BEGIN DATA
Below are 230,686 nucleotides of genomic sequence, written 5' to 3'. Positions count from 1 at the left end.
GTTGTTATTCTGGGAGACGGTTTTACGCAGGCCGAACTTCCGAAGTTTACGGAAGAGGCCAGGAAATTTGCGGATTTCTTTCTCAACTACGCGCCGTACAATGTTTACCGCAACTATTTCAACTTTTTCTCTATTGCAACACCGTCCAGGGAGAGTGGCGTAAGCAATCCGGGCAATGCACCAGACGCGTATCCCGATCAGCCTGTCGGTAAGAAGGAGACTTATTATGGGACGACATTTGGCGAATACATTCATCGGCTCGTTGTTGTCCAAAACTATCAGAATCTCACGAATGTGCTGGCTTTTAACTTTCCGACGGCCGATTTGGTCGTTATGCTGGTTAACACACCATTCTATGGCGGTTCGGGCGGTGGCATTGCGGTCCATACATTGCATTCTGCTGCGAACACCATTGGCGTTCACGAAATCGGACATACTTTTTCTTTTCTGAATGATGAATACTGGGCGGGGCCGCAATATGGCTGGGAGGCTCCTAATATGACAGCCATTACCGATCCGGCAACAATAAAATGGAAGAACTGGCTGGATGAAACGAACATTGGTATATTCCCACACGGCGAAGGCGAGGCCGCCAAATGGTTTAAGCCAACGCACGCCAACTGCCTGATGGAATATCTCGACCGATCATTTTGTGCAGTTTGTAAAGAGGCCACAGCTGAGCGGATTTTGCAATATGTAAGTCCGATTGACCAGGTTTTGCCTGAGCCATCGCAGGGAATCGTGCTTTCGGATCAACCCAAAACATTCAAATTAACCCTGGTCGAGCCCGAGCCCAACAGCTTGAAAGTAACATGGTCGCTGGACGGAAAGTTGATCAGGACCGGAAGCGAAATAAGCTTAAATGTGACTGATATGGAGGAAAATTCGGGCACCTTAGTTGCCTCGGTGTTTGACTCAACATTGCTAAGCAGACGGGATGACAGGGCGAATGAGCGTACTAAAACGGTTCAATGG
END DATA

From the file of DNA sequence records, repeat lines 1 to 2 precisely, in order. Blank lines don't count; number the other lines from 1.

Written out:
Below are 230,686 nucleotides of genomic sequence, written 5' to 3'. Positions count from 1 at the left end.
GTTGTTATTCTGGGAGACGGTTTTACGCAGGCCGAACTTCCGAAGTTTACGGAAGAGGCCAGGAAATTTGCGGATTTCTTTCTCAACTACGCGCCGTACAATGTTTACCGCAACTATTTCAACTTTTTCTCTATTGCAACACCGTCCAGGGAGAGTGGCGTAAGCAATCCGGGCAATGCACCAGACGCGTATCCCGATCAGCCTGTCGGTAAGAAGGAGACTTATTATGGGACGACATTTGGCGAATACATTCATCGGCTCGTTGTTGTCCAAAACTATCAGAATCTCACGAATGTGCTGGCTTTTAACTTTCCGACGGCCGATTTGGTCGTTATGCTGGTTAACACACCATTCTATGGCGGTTCGGGCGGTGGCATTGCGGTCCATACATTGCATTCTGCTGCGAACACCATTGGCGTTCACGAAATCGGACATACTTTTTCTTTTCTGAATGATGAATACTGGGCGGGGCCGCAATATGGCTGGGAGGCTCCTAATATGACAGCCATTACCGATCCGGCAACAATAAAATGGAAGAACTGGCTGGATGAAACGAACATTGGTATATTCCCACACGGCGAAGGCGAGGCCGCCAAATGGTTTAAGCCAACGCACGCCAACTGCCTGATGGAATATCTCGACCGATCATTTTGTGCAGTTTGTAAAGAGGCCACAGCTGAGCGGATTTTGCAATATGTAAGTCCGATTGACCAGGTTTTGCCTGAGCCATCGCAGGGAATCGTGCTTTCGGATCAACCCAAAACATTCAAATTAACCCTGGTCGAGCCCGAGCCCAACAGCTTGAAAGTAACATGGTCGCTGGACGGAAAGTTGATCAGGACCGGAAGCGAAATAAGCTTAAATGTGACTGATATGGAGGAAAATTCGGGCACCTTAGTTGCCTCGGTGTTTGACTCAACATTGCTAAGCAGACGGGATGACAGGGCGAATGAGCGTACTAAAACGGTTCAATGG